Last Friday, Federal Judge Robert Shelby ruled that Utah's Amendment 3, defining marriage as between "one man and one woman" is unconstitutional, opening the gates for same sex marriages in Utah. Shelby and the 10th Circuit Court of Appeals denied stays on the ruling, leaving the US Supreme Court as the only, and unlikely, avenue left to halt same gender marriages. Shelby's ruling specifically found that the state had failed to show that any harm would come to the state or to the heterosexual majority by allowing same gender couples to enjoy the legal benefits of marriage.
The preceding Friday, Federal Judge Clark Waddoups ruled that the Utah polygamy statute could only apply to poly-amorous families that sought to obtain more than one marriage license, essentially saying that the state cannot regulate how, or whether, people choosing to live in such arrangements cohabit.
As I have read the news articles and the associated comments, I have come to see the arguments delving into multiple areas in which marriage is defined. Or at least, contexts in which it is viewed. These contexts overlap and cause confusion, and this confusion is amplified by misunderstanding across the contextual boundaries and the deliberate blurring of these boundaries through history and in the present day. Still more confusion is created by cultural differences between different segments of our society.
Marriage can be viewed in a legal context, an economic context, a social context, a historical context, a religious/spiritual context, an emotional context, and a sexual context, and maybe more still. Ideas of marriage vary within each context, there is not even a consensus among Christians within the religious/spiritual context. Historical views are distorted, and revisionism abounds, within other contexts, making any historical analysis difficult. Confusion is especially rampant in the religious/spiritual, social, and emotional contexts.
The legal and economic contexts are somewhat unsettled as well. Marriage law concerning procreation and rearing of children and duties of support don't seem to be working very well. Twenty-nine percent of all marriages to women between 15 and 44 end in divorce within 10 years, and extrapolating from that forecasts that 43% will fail by year 15, and half over a life time. The rate at which people get married has dropped from about 8 per 1000 to about 3.4 per 1000 over the last decade. Nearly half of children born in the US are to unwed mothers. Only 42% of custodial mothers and 34.1% of custodial fathers receive all of their ordered child support; while only 72.9% of custodial mothers and 72.9% of custodial fathers receive some of their ordered support. 1.7 million adoptions generate a $14.2 billion adoption industry; many of these children from parents who cannot, or will not, raise them. Arguments that marriage protects children cannot compel in light of such trends.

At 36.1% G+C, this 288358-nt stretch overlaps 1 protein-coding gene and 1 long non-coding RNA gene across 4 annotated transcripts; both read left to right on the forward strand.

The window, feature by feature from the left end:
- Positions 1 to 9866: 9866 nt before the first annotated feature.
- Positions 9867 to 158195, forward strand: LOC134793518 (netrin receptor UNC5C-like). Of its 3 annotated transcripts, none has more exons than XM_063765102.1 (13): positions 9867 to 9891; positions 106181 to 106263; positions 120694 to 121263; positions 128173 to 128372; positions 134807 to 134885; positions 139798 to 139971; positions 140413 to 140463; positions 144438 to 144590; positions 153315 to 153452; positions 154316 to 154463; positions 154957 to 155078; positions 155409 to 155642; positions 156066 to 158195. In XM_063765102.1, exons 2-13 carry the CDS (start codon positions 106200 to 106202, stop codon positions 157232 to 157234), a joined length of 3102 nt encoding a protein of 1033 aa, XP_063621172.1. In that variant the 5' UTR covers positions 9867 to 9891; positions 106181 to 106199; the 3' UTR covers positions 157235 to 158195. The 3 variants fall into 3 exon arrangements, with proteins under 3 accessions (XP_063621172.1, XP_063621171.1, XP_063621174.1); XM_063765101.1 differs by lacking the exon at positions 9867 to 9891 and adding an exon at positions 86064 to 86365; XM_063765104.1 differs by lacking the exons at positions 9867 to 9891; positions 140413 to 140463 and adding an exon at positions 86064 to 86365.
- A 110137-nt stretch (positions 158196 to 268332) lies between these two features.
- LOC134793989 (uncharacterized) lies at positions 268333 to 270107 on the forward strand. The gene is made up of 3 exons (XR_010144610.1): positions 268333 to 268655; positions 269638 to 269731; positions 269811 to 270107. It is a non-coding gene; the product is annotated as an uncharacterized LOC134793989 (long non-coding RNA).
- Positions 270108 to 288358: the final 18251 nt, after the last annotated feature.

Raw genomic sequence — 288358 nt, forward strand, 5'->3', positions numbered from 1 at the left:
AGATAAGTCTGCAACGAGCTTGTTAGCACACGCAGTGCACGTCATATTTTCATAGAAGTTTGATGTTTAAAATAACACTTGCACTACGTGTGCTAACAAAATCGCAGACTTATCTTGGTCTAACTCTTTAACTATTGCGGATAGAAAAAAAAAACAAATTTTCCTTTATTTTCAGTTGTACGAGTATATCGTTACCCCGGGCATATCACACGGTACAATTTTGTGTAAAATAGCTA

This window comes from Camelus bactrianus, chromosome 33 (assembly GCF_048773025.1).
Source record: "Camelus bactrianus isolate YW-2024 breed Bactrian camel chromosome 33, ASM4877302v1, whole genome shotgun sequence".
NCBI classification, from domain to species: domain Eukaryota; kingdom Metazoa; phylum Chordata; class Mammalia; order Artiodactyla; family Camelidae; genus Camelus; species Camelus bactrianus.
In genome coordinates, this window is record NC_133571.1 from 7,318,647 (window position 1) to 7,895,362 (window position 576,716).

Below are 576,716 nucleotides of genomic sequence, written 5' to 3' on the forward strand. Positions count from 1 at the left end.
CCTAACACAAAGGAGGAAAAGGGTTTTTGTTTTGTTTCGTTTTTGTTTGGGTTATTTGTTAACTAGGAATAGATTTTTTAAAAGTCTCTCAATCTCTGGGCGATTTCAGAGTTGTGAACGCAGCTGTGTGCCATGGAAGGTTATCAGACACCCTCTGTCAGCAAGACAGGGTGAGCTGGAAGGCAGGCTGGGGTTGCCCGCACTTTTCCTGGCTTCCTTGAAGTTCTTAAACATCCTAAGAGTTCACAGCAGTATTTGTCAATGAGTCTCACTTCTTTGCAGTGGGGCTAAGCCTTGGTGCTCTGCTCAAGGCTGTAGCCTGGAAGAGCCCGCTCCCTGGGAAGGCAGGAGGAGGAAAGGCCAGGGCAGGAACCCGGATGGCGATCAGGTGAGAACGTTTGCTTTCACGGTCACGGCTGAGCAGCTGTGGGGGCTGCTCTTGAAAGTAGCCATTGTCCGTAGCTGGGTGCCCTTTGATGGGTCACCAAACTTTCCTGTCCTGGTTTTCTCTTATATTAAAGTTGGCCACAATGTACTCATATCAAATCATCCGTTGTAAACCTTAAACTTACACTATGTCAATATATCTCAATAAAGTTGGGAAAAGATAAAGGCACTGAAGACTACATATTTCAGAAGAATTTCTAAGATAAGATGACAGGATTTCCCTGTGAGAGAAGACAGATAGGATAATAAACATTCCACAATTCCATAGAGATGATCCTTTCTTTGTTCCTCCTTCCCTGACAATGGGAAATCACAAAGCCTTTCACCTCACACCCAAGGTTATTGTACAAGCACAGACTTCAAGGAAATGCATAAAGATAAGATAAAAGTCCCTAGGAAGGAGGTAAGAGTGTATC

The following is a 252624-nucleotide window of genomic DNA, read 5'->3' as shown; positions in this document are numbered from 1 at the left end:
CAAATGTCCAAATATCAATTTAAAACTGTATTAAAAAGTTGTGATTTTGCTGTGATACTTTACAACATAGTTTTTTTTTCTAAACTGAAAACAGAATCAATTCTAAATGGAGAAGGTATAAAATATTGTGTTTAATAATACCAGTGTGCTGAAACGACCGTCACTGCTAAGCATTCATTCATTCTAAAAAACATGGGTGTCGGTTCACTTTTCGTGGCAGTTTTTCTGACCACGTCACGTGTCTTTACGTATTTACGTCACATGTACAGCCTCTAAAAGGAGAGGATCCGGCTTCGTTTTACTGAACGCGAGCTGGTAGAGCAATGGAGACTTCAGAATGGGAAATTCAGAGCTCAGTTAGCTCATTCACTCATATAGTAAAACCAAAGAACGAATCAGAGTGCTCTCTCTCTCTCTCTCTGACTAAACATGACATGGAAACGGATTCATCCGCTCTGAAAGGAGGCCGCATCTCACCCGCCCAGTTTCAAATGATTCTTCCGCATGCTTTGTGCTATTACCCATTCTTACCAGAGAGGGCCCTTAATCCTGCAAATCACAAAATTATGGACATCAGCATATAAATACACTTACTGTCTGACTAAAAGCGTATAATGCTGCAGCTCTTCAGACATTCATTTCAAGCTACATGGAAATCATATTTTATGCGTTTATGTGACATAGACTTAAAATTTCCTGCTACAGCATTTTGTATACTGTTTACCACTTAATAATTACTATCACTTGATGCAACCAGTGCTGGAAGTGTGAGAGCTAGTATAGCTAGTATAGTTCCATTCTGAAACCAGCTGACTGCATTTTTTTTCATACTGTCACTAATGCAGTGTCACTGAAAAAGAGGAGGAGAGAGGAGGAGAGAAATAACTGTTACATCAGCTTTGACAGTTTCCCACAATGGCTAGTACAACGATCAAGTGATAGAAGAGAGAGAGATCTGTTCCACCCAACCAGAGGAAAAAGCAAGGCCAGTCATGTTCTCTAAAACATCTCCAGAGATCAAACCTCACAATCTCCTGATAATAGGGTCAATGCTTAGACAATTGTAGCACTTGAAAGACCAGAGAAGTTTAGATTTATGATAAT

When viewed solely from the economic context with concerns of rights of inheritance, shared property, or inclusion on health insurance policies, issues of gender, sexuality or plurality are irrelevant. If marriage is to be viewed as a contract between parties for mutual support or economic benefit, and such contracts engender certain rights and benefits, then denial of those rights based on membership in a specific group should not cause the denial of those rights or benefits. We cannot say to a landlord that he can only accept female tenants because he is male. How then can we tell the same man he can only enter into a contract that creates an insurable interest with a female simply because he is male without showing that there would be significant harm to society. If we are to view "marriage" as a contract, perhaps it should be just that, a written document specifying what the terms, conditions and expectations are between the parties, and who the parties are.
Moral repugnance of particular practices is not, by itself, sufficient to show harm. The current debates center on homosexuality and polygamy. Those opposed to same gender marriage find homosexuality repugnant; those opposed to polygamy find plural marriage repugnant. In both cases, the disdain comes from implied sexuality and sexual conduct. Many of these same people also find inter-racial marriage, interfaith marriage, and non-marital sexual relations repugnant, but their views cannot be the basis of laws that would prohibit such practices. Some find views of Biblical Patriarchal marriage, in which the man "has dominion" over his wife, repugnant, while others are repulsed by the idea of Christian egalitarian marriage, in which both parties are equal. Some folks continue believe in white supremacy and find racial integration repugnant, while others believe racial integration hasn't progressed far enough. Catholics find Protestantism repugnant,while Southern Baptists find Mormonism repugnant, and Mormons hold that all other religions are "abominations before God." Which of these views should be the basis of law?
There are two conclusions that I draw from this mess:
First, that views on what marriage is and what it should be in contexts other than the legal and economic are diverse and complex; there is little likelihood that there will ever be a consensus, regardless of context.
Second, that the legal purpose of marriage is likely obsolete: it doesn't protect children any more or ensure their support, and the other economic purposes of marriage can as easily be handled by contract law or other legal forms.
Perhaps it is time for the state to get out of the business of issuing marriage licenses and start drafting legislation that directly addresses the issues that marriage is supposed to deal with.
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